Yes, I Love Divorce. No, I'm Not Anti-Marriage

Author: Tara Eisenhard

I get some funny reactions when I tell people about my work. Most people who’ve been divorced say something like, “I could’ve used you two years ago.” They’re often understanding, supportive and encouraging.

And then there are the others… those who are offended or otherwise just plain uncomfortable. Most will stay quiet, while others feel the need to erect a wall. Sometimes they share their own views of marriage and divorce, often using religious references to justify their positions. Occasionally, people interpret my work as a direct threat to their marriage. Couples will grasp hands while one tells me in a firm voice exactly how long they’ve been married and how happy they are. As if I’m some kind of grim reaper.

Even among friends, there are jokes about my efforts to end marriages. I can laugh about it. I have to. There’s no denying the fact that I’ve chosen a somewhat odd career. But honestly, I’m not anti-marriage. Sometimes I think I should put it all on a T-shirt:

Hi, I’m a Divorce Coach.
No, I’m not out to destroy your marriage.
That’s up to you.

Over the years, I’ve asked a lot of questions about marriage. I’ve criticized the way our culture approaches such an important commitment. I’ve suggested odd alternatives to our sacred traditions.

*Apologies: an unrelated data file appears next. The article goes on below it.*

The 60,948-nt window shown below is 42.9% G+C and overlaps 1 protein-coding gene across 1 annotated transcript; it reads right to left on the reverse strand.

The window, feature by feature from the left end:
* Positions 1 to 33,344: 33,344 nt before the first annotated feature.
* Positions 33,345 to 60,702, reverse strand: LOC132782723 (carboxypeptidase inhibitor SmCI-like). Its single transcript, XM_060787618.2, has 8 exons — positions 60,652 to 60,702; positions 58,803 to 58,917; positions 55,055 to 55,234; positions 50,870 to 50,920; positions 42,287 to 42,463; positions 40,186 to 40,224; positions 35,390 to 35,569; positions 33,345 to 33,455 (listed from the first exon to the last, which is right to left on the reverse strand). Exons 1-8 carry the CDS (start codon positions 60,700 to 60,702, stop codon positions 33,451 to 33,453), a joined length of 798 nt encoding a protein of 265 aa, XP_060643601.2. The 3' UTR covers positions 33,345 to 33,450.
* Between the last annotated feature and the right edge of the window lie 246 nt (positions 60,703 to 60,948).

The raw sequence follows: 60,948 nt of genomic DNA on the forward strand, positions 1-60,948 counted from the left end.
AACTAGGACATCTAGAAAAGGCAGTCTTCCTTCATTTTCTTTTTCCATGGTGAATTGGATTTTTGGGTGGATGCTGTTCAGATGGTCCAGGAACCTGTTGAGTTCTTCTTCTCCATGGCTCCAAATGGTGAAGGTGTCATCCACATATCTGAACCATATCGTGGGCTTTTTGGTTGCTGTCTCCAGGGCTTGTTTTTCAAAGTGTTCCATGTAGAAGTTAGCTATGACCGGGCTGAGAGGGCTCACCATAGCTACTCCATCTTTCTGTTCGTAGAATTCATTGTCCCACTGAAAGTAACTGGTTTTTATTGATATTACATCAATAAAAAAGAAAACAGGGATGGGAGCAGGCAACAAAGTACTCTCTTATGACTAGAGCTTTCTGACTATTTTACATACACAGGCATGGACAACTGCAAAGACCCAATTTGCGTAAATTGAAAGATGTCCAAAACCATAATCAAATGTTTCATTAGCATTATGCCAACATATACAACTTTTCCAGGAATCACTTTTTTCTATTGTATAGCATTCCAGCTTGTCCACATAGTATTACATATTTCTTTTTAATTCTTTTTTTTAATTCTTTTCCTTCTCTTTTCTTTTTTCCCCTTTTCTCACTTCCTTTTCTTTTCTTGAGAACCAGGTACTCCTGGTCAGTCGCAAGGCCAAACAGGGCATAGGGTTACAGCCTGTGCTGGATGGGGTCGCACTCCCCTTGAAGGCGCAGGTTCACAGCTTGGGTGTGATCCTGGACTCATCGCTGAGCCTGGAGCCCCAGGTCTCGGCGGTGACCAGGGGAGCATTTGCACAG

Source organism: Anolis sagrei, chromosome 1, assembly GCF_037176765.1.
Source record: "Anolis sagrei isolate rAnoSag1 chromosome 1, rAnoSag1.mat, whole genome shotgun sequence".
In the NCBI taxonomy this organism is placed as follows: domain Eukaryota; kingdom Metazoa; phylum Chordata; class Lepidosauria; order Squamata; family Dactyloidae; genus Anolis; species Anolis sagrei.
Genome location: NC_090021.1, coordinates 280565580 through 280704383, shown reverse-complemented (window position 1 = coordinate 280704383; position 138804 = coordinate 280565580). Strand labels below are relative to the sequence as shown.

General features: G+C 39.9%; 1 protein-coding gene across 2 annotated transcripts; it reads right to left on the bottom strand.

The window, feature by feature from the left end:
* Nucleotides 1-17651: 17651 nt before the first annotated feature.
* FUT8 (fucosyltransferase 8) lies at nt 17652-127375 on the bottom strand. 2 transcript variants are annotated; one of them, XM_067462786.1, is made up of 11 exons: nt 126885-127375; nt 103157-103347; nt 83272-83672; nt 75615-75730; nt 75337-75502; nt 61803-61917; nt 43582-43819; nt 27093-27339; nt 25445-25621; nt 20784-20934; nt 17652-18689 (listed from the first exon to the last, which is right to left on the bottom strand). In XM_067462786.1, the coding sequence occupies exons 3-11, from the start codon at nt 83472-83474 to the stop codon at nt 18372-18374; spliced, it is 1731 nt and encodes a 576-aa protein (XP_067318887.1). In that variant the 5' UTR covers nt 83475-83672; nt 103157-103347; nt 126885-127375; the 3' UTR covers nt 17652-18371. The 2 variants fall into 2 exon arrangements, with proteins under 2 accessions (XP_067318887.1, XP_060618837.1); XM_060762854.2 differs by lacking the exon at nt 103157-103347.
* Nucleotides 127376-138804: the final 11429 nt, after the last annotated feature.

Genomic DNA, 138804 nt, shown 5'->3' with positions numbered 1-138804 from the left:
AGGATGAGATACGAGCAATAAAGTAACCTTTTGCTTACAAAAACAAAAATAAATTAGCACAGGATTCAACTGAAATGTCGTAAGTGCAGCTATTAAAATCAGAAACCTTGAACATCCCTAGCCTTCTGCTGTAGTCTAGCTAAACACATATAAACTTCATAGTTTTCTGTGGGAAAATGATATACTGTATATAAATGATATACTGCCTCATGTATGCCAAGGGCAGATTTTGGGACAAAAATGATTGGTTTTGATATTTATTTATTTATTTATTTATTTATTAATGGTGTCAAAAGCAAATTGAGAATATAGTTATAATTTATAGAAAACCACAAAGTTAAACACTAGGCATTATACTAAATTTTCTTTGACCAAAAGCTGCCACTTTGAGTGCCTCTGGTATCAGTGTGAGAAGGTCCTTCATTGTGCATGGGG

I’ve given it a lot of thought, and I’ve come to realize that marriage, like divorce, can be as unique as the family it serves. There are “traditional” marriages, plural marriages, open marriages, same-sex marriages, child marriages, arranged marriages, common-law marriages… the list goes on. It’s hard to take a stance against something which shape shifts to serve so many.

And when you think about it, without marriage there would be no divorce. Furthermore, many who get divorced move on to find love and marry again.

I’m not anti-marriage. I’m anti-Bad Marriage (a good divorce is better than a bad marriage). And honestly, I can say the same about divorce (bad divorces are the worst). I wish more people felt the same way.


Tara Eisenhard

About the Author: Tara Eisenhard is a daughter of cooperatively divorced parents as well as an ex-wife and previous partner of a divorced dad.  From these life experiences came her beliefs that a marriage shouldn’t survive at the expense of its participants, and families should evolve, not dissolve, through the separation process.

As an author, speaker, coach, mediator and ongoing student of divorce, Tara is passionate about sharing her vision and promoting a fresh perspective to allow for healthy healing.  She’s the author of the book The D-Word:  Divorce Through a Child’s Eyes as well as the GOOD Divorce™ Principles and the blog Relative Evolutions. She’s a member of the Divorceify community and her work has been featured by DivorceForce,, Family Affaires, Stepmom Magazine, and The Huffington Post.

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